While searching for Monday’s Quote of the Week, I found myself traveling down a rabbit hole of poetry about autumn. I don’t often take the time to read and contemplate poems at length, but when I do, I’m rarely disappointed. There’s something about a poem that can communicate a feeling so profoundly. Free from prose’s need to explain everything in complete sentences, poetry can make its point through images and metaphors, playing with rhythm and structure in ways that make the reader appreciate language like never before. A great poem has the power to make me feel connected to its author through universal human experience, conveyed with just the right words.
I recently had the opportunity to visit the Akrotiri archaeological site on Santorini island in Greece, along with a couple of museums housing works of art discovered at the site. Observing items that were created thousands of years before the common era led me to think about humans’ desire to make art. The pieces on display were not limited to pottery designed to hold water and foodstuffs, nor to religious symbols. There were elaborate wall paintings and meticulously crafted sculptures of animals and human figures. Like other artists throughout history, these people of the distant past devoted time and scarce resources to producing beautiful objects that served no obvious utilitarian purpose. Our drive to make things that we don’t really need is unique to humans and appears to be deeply ingrained. Why do we do it?
As my mom will tell you, I’ve never very been good at relaxing. Since about sixth grade, I’ve been involved in all sorts of things. As an adult, you will rarely find me sitting down when I’m at home. I tend to spend my evenings and weekends working out, doing yard work, doing laundry or other chores around the house, attending a meeting or event, visiting friends, or working on some kind of project. I pretty much never sit in front of a television, and my relaxation time is usually scheduled (e.g., yoga class, meditation group, occasional massage or mani/pedi).
One of my favorite TV shows right now is The Last Man on Earth. The show’s premise is that a viral outbreak has killed nearly all people and animals, save a few who were immune or unexposed. At the beginning of the show, we meet Phil Miller, who’s been traveling the country trying to find other survivors after losing everyone he knew. He’s miserable and lonely, and just when he’s about to give up on life, he meets another survivor, Carol. As the series progresses, a few others join them. Phil struggles to adjust to living with people again. The circumstances bring together dissimilar people who likely would not have crossed paths before the virus, and we watch them try to figure out how to live in this new world. The show is quirky, funny, creative, and at times poignant, though it’s not as depressing as you might guess.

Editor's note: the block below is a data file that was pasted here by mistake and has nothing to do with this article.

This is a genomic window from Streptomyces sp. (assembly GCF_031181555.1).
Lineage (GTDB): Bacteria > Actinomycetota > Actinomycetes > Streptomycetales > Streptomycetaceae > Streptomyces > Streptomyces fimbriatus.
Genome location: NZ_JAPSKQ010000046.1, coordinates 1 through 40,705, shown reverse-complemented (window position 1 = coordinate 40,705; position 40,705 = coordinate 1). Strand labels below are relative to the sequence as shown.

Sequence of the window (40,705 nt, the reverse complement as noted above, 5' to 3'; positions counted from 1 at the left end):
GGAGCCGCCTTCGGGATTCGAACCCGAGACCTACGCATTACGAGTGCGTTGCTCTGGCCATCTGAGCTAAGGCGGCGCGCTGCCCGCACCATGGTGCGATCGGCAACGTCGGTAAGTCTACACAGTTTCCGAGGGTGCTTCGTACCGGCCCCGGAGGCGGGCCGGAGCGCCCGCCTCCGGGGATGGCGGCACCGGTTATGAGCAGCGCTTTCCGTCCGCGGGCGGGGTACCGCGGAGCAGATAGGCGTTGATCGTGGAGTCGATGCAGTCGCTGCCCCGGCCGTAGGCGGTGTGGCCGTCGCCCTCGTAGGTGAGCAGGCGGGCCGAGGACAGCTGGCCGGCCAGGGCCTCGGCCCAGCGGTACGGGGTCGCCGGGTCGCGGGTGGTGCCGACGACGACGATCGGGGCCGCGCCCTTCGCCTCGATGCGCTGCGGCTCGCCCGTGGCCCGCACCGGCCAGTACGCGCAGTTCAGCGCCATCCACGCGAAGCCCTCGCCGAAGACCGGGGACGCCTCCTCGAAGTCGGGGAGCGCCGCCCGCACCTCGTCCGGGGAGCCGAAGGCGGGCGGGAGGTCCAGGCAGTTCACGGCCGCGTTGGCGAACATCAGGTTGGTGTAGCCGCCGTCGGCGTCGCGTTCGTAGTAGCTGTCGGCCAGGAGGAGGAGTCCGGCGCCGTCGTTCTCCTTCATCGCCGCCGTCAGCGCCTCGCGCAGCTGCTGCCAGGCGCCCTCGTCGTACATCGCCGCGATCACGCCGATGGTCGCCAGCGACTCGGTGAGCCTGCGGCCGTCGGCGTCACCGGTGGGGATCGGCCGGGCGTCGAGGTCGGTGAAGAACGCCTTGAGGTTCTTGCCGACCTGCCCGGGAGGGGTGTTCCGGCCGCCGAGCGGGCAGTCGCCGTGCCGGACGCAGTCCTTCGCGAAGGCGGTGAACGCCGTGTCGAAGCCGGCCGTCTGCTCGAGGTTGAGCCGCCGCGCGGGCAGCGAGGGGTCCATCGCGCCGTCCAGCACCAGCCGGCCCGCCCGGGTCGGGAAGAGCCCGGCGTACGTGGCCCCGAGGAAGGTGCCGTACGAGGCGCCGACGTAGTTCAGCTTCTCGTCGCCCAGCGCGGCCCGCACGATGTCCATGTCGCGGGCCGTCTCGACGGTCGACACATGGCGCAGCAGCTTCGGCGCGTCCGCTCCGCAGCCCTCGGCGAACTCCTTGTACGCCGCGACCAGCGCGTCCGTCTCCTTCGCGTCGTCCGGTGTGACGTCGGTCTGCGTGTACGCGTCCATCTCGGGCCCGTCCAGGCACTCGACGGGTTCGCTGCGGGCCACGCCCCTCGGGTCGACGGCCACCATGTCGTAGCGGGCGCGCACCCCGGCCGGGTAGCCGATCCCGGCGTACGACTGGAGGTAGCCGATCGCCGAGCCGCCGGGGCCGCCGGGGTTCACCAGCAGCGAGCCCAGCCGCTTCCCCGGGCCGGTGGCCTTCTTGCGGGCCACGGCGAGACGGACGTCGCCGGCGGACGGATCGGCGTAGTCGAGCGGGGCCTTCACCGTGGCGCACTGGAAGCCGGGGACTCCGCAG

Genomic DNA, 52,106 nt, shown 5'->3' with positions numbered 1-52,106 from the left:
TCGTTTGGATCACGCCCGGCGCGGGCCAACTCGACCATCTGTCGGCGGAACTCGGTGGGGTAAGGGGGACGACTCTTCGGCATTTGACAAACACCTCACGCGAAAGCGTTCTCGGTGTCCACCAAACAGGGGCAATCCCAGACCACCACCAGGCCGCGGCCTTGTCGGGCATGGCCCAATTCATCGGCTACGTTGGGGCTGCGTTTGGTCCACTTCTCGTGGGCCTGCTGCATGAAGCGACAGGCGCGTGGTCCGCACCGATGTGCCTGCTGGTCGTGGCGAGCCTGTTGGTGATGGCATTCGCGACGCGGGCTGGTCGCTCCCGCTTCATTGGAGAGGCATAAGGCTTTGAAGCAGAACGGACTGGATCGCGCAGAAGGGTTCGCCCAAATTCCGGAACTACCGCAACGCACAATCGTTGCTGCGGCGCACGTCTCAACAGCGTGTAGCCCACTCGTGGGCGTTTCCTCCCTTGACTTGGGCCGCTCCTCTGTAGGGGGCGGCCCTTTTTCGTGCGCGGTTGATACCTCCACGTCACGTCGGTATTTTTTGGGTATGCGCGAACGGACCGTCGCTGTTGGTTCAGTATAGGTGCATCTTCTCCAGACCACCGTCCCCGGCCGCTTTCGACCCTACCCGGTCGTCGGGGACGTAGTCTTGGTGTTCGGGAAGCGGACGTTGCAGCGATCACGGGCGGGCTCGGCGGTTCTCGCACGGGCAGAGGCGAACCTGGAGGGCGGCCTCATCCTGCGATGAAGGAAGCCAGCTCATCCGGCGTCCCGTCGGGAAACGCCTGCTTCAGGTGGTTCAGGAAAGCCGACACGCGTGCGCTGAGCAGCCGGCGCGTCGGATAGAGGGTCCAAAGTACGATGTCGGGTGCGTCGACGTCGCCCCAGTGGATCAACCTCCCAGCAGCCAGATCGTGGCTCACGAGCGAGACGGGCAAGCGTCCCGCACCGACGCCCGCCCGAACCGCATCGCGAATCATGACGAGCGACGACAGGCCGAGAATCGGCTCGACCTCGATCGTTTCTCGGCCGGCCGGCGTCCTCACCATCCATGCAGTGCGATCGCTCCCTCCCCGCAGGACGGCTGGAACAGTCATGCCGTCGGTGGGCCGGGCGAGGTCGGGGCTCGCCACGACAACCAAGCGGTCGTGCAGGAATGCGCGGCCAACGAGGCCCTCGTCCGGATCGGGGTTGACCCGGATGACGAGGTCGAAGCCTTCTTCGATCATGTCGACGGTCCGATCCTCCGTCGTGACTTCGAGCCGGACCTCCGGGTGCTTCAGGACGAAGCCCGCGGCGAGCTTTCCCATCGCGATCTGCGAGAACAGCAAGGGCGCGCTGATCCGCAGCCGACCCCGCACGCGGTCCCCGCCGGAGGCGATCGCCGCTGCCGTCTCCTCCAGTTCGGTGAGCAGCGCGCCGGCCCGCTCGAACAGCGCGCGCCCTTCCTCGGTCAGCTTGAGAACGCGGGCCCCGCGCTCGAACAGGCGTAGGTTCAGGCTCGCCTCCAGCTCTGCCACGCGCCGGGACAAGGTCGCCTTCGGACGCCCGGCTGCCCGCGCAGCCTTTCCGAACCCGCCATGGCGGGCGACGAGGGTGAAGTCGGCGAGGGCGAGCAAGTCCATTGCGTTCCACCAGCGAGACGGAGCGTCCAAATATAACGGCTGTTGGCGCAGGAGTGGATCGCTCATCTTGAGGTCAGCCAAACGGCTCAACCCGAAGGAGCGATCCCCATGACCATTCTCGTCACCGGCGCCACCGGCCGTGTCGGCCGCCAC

“A creative life is an amplified life. It’s a bigger life, a happier life, an expanded life, and a hell of a lot more interesting life. Living in this manner—continually and stubbornly bringing forth the jewels that are hidden within you—is a fine art, in and of itself.”
At the beginning of 2016, in addition to making a couple of specific resolutions, I set an intention for the year: Consume Less, Produce More. I wasn’t talking about shopping habits or solid waste, but creative output. I had come to realize that I was spending 30-45 minutes checking Facebook every morning, indiscriminately reading content that others had posted and shared. I was watching Hulu and Netflix while cooking and doing chores, and reading articles online before bed. My focus was being pulled and directed by people other than me. My attention span was shorter than I would have liked, and my once robust flow of ideas seemed to have slowed to a trickle. I reminisced about how much mental energy I’d had ten years before. I decided it was time to take back control of my brain and my time.
Ever since I decided to attend law school, people have been asking me how a person with an art background becomes a lawyer. I’m not going to talk about my reasons for pursuing a legal career today (I’ll save that for another post), but I do want to explore how creative pursuits can benefit us in our jobs and lives.